Global soccer and global sports governance have for the past nine years and certainly since a fateful meeting in late 2010 of the executive committee of FIFA, the world soccer body, witnessed crisis after crisis. Invariably the scandals involved corruption: financial corruption, political corruption or corruption of sporting performance.
Invariably, Gulf autocracies were at the centre of the financial and political corruption scandals. The 2010 FIFA meeting awarded Qatar its hosting rights, fuelling already widespread suspicions of massive corruption of global soccer governance and the awarding of one of the world’s foremost sporting mega events. At the centre of that scandal was the now banned and disgraced Qatari soccer executive Mohammed Bin Hammam. And lurking in the shadows behind Bin Hammam was former Qatari Emir Sheikh Hamad Bin Khalifa Al Thani, and his son and current emir, Sheikh Tamim bin Hamad Al Thani.
Bin Hammam’s successor as head of the Asian Football Confederation (AFC) and member of FIFA’s executive committee, Bahraini Sheikh Salman bin Ebrahim Al Khalifa brought alongside allegations of failure to act against corruption a very different set of questions to the fore: the refusal of FIFA and its constituent bodies like the AFC to seriously look into allegations of human rights and particularly the rights of some of Bahrain’s foremost soccer players.
Finally, international sports governance is grappling with yet another politically driven crisis related to the Gulf: the suspension of Kuwait by the International Olympic Committee (IOC) and virtually all international sports associations as a result of differences within the Gulf state’s ruling Al Sabah family. At the centre of the crisis is Sheikh Ahmad Al-Fahad Al-Ahmed Al-Sabah, a Kuwaiti politician and one of the most powerful men in international sports who has used the IOC as well as the Olympic Council of Asia (OCA), which he heads, to fight his domestic political battles and enhance his global sports power.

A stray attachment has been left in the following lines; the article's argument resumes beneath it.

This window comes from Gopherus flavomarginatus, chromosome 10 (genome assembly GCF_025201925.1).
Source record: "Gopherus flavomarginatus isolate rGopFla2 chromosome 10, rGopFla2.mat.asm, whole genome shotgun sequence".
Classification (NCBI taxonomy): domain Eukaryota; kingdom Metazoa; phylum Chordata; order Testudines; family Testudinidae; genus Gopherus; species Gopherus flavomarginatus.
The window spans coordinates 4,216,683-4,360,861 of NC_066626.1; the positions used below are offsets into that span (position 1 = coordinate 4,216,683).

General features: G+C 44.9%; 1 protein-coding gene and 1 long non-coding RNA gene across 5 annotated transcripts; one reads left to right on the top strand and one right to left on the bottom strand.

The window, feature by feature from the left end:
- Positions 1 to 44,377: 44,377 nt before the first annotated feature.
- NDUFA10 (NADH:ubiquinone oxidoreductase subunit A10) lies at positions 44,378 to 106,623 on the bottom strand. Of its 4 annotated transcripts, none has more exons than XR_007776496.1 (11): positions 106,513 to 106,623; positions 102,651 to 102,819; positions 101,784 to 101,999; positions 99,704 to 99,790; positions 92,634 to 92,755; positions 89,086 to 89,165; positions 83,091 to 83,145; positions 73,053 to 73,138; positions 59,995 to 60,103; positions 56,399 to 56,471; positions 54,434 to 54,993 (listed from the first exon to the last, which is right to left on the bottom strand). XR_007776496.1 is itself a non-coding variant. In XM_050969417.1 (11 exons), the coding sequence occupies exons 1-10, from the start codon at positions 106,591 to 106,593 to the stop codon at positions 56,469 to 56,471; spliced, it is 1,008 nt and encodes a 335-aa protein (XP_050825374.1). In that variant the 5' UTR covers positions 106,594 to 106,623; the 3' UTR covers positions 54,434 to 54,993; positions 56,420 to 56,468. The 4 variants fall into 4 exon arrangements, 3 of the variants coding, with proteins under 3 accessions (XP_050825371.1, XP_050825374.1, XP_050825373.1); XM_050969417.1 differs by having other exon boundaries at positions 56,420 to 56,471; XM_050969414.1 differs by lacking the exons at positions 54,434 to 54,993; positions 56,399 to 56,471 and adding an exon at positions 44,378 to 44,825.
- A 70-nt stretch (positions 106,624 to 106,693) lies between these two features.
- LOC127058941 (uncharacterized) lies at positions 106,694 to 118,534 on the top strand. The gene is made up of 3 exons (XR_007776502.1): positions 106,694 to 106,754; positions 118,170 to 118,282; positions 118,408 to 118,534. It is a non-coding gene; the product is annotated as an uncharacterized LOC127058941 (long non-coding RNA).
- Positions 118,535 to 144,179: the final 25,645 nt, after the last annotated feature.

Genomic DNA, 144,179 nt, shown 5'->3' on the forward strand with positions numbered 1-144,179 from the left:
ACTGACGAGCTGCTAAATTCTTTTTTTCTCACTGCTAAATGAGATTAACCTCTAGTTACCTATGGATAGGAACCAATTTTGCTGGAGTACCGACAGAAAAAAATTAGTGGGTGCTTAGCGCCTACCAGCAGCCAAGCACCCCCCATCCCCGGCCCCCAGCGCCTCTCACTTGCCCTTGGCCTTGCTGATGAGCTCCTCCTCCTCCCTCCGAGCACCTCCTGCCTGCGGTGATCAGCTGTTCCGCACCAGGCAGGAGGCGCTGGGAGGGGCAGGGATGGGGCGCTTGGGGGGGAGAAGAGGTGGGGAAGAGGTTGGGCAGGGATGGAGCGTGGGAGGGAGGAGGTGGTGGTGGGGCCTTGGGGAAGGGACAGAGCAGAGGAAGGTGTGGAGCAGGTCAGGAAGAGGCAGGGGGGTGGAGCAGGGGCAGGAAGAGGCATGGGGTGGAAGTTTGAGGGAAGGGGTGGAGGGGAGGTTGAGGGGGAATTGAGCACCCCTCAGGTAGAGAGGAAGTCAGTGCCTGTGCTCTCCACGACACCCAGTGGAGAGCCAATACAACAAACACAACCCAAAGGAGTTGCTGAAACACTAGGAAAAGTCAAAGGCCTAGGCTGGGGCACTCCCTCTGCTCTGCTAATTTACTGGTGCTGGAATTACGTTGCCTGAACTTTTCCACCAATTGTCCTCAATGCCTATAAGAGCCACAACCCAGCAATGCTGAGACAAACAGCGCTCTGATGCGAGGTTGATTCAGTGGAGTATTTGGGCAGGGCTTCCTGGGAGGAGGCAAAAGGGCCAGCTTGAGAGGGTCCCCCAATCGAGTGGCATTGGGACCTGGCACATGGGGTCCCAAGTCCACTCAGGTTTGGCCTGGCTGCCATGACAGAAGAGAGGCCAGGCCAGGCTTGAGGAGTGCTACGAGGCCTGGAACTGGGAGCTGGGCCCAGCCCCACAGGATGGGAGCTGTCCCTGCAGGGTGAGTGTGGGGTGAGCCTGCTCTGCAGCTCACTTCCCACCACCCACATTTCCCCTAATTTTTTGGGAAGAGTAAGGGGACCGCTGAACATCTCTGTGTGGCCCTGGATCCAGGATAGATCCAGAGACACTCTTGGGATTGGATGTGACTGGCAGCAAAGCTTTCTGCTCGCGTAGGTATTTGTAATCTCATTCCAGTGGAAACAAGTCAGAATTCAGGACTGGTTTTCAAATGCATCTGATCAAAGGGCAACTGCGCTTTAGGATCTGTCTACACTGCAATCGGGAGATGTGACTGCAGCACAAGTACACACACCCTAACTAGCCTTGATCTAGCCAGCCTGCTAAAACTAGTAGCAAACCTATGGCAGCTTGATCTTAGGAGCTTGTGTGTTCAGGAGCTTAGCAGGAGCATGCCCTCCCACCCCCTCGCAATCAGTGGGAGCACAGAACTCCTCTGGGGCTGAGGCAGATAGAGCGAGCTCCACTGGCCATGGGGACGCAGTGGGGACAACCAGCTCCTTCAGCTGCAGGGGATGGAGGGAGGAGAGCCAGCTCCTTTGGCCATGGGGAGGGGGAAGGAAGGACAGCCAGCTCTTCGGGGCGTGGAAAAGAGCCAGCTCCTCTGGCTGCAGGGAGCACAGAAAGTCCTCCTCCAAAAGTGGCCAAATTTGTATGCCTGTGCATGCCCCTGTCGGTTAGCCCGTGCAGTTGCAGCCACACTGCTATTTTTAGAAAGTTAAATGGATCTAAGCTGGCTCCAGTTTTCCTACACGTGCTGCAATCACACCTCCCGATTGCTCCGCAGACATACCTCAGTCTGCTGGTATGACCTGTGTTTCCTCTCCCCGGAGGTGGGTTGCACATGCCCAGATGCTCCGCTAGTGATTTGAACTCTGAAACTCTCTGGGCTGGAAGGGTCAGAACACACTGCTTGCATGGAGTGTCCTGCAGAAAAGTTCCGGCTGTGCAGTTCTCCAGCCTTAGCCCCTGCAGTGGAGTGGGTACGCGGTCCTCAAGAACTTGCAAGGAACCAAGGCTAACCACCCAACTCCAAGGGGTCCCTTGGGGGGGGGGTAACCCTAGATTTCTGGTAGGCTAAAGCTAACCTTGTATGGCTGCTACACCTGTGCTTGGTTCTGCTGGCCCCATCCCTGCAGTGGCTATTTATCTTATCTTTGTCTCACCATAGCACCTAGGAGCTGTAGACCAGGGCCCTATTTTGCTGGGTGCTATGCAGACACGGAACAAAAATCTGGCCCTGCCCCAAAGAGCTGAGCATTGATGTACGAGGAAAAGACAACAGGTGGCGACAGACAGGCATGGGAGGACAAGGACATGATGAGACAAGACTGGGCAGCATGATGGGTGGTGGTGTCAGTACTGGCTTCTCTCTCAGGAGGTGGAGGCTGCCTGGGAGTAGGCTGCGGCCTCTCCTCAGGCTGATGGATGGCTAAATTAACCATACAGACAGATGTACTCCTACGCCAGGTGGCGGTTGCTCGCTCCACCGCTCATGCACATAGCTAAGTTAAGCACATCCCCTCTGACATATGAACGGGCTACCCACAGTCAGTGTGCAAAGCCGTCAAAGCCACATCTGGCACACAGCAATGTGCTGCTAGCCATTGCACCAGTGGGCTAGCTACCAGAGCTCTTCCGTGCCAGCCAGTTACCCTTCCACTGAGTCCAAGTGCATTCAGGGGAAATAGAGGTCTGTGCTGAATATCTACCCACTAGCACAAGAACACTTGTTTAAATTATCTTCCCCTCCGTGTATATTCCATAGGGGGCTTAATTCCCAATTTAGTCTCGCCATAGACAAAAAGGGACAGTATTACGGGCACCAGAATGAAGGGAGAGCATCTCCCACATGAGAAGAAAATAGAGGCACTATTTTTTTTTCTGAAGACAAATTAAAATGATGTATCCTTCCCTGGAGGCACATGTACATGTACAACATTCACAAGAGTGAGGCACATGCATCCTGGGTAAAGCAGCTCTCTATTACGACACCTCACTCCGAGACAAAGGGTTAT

What all of these scandals and crises have in common is far more than a coincidental involvement of Gulf personalities. They all reflect in extremity the problems involved in the relationship between sports and politics, an inseparable and incestuous relationship that is allowed to flourish unregulated and ungoverned with international sports associations and governments misleadingly denying that the relationship even exists.
Gulf autocrats are well served by the denial. In fact, I would argue that the relationship between Gulf autocrats and international sports is a mutually beneficial marriage made in heaven. Certainly, FIFA serves as a pillar of autocracy in the Gulf as well as in in countries in the larger Middle East like Egypt or Syria. Application of FIFA rules serves those in power for whom sports and soccer are tools to enhance their international standing or polish their tarnished images, project their countries, create leverage that allows them to punch above their weight, and hopefully manage discontent at home.
Bin Hammam like Sheikh Salman and Sheikh Ahmad, Salman’s protector, who was elected to the FIFA executive committee highlight the intertwining of sports and politics as well as soccer’s affinity with autocracy. Men like Bin Hammam, Salman, and Ahmad are products of autocracies whose rise in international sports was paved in the 1970s when Middle Eastern geopolitics spilt on to the soccer pitch.